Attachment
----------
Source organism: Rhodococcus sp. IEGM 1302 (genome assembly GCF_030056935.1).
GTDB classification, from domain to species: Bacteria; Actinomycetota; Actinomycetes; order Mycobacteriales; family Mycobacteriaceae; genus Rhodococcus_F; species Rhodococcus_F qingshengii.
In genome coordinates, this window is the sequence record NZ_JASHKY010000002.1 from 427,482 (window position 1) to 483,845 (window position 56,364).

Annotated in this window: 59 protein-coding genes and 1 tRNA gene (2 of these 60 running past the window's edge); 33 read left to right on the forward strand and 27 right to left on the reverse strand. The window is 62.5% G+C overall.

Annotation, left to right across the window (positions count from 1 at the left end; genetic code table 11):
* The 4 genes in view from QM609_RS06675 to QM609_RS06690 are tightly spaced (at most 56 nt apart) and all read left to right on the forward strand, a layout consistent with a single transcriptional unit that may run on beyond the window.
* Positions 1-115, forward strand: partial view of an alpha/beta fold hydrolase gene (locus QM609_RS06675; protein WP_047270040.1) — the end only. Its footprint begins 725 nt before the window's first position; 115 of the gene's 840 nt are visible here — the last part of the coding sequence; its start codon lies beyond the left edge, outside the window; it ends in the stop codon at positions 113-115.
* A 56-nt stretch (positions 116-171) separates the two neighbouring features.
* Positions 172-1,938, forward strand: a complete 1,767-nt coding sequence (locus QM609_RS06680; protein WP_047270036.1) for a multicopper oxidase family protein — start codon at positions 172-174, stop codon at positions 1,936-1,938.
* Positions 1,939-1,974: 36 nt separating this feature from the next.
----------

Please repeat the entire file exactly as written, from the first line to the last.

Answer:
Source organism: Rhodococcus sp. IEGM 1302 (genome assembly GCF_030056935.1).
GTDB classification, from domain to species: Bacteria; Actinomycetota; Actinomycetes; order Mycobacteriales; family Mycobacteriaceae; genus Rhodococcus_F; species Rhodococcus_F qingshengii.
In genome coordinates, this window is the sequence record NZ_JASHKY010000002.1 from 427,482 (window position 1) to 483,845 (window position 56,364).

Annotated in this window: 59 protein-coding genes and 1 tRNA gene (2 of these 60 running past the window's edge); 33 read left to right on the forward strand and 27 right to left on the reverse strand. The window is 62.5% G+C overall.

Annotation, left to right across the window (positions count from 1 at the left end; genetic code table 11):
* The 4 genes in view from QM609_RS06675 to QM609_RS06690 are tightly spaced (at most 56 nt apart) and all read left to right on the forward strand, a layout consistent with a single transcriptional unit that may run on beyond the window.
* Positions 1-115, forward strand: partial view of an alpha/beta fold hydrolase gene (locus QM609_RS06675; protein WP_047270040.1) — the end only. Its footprint begins 725 nt before the window's first position; 115 of the gene's 840 nt are visible here — the last part of the coding sequence; its start codon lies beyond the left edge, outside the window; it ends in the stop codon at positions 113-115.
* A 56-nt stretch (positions 116-171) separates the two neighbouring features.
* Positions 172-1,938, forward strand: a complete 1,767-nt coding sequence (locus QM609_RS06680; protein WP_047270036.1) for a multicopper oxidase family protein — start codon at positions 172-174, stop codon at positions 1,936-1,938.
* Positions 1,939-1,974: 36 nt separating this feature from the next.